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Excuse me! Do you have a minute to talk about API evolution?

Posted on January 14th, 2019 by Rediana Koçi


If you work in an IT-related field, it is impossible not to have heard about APIs. Even if you may have not used them, you have benefited indirectly from them.  We can simply describe APIs as a means of communication between software applications. To better explain how they work, we can make an analogy with the Apis (Genus of honey bees) role. One of the most important things Apis species do is plants’ pollination. By transporting pollen from one flower to another, they make possible plants reproduction. In API world, plants are software, pollens are request/response between software, and Apis are APIs.

APIs are everywhere. We can say for sure that they are the backbone of the software industry. The main reason for this success is that APIs provide advantages and facilities to both their consumers (software developers) and their producers (companies and institutions that expose their organizational data). Developers that use APIs do not have to start from scratch. By outsourcing some functionality to APIs, they can speed up their work and also can focus more on other specifications of their software. On the other hand, by making available their own API, API providers can increase the customer reach of their brand or can create a new revenue stream by monetizing the APIs.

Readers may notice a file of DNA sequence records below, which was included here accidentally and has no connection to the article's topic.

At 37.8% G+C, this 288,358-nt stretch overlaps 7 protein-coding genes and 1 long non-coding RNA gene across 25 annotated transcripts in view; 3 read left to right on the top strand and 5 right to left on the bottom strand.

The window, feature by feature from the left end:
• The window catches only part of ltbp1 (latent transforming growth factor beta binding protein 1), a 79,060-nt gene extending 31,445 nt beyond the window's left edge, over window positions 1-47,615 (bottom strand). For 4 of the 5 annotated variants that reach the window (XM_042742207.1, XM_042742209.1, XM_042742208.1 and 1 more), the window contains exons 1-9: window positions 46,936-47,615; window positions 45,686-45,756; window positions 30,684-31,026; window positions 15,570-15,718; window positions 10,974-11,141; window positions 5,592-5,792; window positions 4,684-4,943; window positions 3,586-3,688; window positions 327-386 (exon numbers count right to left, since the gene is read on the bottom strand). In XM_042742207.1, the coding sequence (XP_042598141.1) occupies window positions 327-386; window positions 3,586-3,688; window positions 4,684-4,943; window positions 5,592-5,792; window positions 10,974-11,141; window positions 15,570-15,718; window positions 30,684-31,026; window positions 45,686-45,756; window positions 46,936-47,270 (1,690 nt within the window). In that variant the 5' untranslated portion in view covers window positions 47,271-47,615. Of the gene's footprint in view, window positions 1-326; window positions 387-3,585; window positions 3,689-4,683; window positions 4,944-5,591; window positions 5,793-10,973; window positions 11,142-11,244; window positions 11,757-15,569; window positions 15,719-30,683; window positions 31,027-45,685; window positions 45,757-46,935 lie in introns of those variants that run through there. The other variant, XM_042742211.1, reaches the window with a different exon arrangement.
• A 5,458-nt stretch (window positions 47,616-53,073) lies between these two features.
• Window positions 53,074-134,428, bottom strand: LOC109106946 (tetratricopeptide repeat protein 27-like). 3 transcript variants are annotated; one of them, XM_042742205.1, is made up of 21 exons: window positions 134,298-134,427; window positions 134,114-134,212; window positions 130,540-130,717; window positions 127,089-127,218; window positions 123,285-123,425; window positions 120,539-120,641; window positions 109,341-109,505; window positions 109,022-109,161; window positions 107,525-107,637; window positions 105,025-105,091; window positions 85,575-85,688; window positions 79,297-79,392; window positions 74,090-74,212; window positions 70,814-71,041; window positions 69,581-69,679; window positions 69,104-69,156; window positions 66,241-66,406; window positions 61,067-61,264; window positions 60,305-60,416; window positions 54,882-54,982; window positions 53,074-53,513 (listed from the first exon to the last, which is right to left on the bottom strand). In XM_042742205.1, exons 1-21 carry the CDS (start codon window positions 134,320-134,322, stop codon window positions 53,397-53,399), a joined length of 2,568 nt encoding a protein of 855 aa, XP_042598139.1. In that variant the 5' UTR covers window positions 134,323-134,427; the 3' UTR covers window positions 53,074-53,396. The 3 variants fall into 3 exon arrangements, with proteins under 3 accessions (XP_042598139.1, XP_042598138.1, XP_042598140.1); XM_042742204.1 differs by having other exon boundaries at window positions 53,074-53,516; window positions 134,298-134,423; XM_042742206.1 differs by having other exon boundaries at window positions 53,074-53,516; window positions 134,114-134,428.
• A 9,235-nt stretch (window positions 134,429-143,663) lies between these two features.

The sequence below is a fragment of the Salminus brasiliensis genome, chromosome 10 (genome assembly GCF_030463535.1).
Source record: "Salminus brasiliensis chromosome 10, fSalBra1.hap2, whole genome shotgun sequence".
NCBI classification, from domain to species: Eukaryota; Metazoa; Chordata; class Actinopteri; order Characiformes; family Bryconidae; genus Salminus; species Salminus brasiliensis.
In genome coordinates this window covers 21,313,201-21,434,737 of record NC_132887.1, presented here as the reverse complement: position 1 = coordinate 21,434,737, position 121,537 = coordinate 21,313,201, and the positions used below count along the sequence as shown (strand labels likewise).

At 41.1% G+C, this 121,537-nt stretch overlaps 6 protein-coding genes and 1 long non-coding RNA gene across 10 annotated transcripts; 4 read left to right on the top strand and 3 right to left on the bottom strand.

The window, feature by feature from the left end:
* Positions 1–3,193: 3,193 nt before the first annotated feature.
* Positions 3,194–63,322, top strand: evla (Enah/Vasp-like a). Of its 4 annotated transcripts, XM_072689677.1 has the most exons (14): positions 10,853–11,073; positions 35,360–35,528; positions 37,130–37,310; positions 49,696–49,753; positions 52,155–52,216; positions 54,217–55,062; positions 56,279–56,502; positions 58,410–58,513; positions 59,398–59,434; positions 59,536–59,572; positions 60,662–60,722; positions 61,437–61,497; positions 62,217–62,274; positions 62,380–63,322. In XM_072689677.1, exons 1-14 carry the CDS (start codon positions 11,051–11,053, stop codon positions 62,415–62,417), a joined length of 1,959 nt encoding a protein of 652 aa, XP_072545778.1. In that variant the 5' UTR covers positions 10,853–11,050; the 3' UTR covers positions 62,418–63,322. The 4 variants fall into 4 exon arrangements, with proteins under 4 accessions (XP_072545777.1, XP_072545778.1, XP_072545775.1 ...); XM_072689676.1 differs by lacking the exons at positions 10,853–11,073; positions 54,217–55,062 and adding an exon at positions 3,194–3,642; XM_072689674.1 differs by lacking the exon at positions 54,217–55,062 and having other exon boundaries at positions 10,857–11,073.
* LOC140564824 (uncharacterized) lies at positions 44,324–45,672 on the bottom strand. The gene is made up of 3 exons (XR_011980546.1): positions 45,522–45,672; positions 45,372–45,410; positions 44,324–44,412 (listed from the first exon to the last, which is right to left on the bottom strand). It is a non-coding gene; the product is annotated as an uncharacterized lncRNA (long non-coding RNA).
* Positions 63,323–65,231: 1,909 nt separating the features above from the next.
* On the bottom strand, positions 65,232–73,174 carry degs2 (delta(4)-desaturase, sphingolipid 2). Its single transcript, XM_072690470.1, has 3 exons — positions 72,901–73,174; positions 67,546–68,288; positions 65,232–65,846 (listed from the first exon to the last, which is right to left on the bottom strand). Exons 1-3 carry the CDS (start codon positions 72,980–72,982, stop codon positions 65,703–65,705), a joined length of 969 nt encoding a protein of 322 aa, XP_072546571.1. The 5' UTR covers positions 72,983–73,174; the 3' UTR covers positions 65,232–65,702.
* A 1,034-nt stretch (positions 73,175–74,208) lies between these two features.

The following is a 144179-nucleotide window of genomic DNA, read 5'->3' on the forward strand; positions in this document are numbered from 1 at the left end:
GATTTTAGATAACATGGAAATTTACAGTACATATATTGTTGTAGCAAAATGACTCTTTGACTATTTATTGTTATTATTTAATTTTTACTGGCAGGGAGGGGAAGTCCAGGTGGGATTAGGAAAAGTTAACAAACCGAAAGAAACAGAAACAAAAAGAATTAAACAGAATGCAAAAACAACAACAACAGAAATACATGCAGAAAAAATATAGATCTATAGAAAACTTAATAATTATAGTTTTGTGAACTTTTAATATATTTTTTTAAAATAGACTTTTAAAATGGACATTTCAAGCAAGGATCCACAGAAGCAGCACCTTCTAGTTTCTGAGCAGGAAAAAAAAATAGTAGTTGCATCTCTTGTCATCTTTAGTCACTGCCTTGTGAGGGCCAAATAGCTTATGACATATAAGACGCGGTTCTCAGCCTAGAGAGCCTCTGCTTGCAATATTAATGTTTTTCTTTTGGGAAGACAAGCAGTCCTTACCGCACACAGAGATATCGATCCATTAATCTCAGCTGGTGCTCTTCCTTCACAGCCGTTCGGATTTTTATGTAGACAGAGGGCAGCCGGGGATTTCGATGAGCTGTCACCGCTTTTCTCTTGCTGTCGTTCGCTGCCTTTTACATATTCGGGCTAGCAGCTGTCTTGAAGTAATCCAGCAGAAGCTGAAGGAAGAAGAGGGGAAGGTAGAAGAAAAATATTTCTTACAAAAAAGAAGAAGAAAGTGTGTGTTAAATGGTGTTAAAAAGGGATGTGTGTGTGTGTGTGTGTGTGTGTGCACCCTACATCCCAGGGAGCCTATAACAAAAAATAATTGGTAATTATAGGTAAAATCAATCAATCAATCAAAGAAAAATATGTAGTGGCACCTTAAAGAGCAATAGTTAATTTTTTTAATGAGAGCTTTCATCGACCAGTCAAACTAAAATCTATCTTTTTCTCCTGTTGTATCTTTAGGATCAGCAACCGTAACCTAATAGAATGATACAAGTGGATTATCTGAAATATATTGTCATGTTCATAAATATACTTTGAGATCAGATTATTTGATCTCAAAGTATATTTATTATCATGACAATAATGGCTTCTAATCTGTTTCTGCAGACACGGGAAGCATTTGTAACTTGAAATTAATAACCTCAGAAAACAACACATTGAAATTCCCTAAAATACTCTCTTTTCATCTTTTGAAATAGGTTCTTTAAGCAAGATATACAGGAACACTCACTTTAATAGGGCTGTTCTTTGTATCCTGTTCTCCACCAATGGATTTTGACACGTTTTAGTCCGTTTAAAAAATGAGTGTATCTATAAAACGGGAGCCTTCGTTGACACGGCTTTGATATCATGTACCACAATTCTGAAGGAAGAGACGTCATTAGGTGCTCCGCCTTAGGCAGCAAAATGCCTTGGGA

An API is intended to help make the interaction between providers and consumers more efficient. In an ideal world, the cooperation between API producers and consumers can be described as follows: API producers develop a stable API, providing very detailed and helpful documentation, so consumers use it without difficulties. Further improvements in API code do not affect consumers. In practice, the opposite usually happens: APIs are prone to continuous changes, often backwards incompatible and supported by poor documentation. Facing a lot of pain when upgrading to new versions, or even having a bad experience with how the evolution process happens and is communicated to them, consumers see the evolution as a set of painful changes, rather than a needed phase after which they will have their own benefits. Evolution means improvement, not just random changes. When an API evolves, it provides to its consumers more features, higher performance, it is simpler to use, more secure, error-free, or easier to maintain.

Actually, these are the main reasons that drive API producers to change their code. They are forced to make changes to their API in order to add new features, to make API simpler, to improve maintainability, to fix bugs, to optimize the performance and to improve the security of the API. Everything in the technology world, including software, hardware and other elements of this ecosystem, has their own life cycle. As part of this world, APIs should follow the same pace.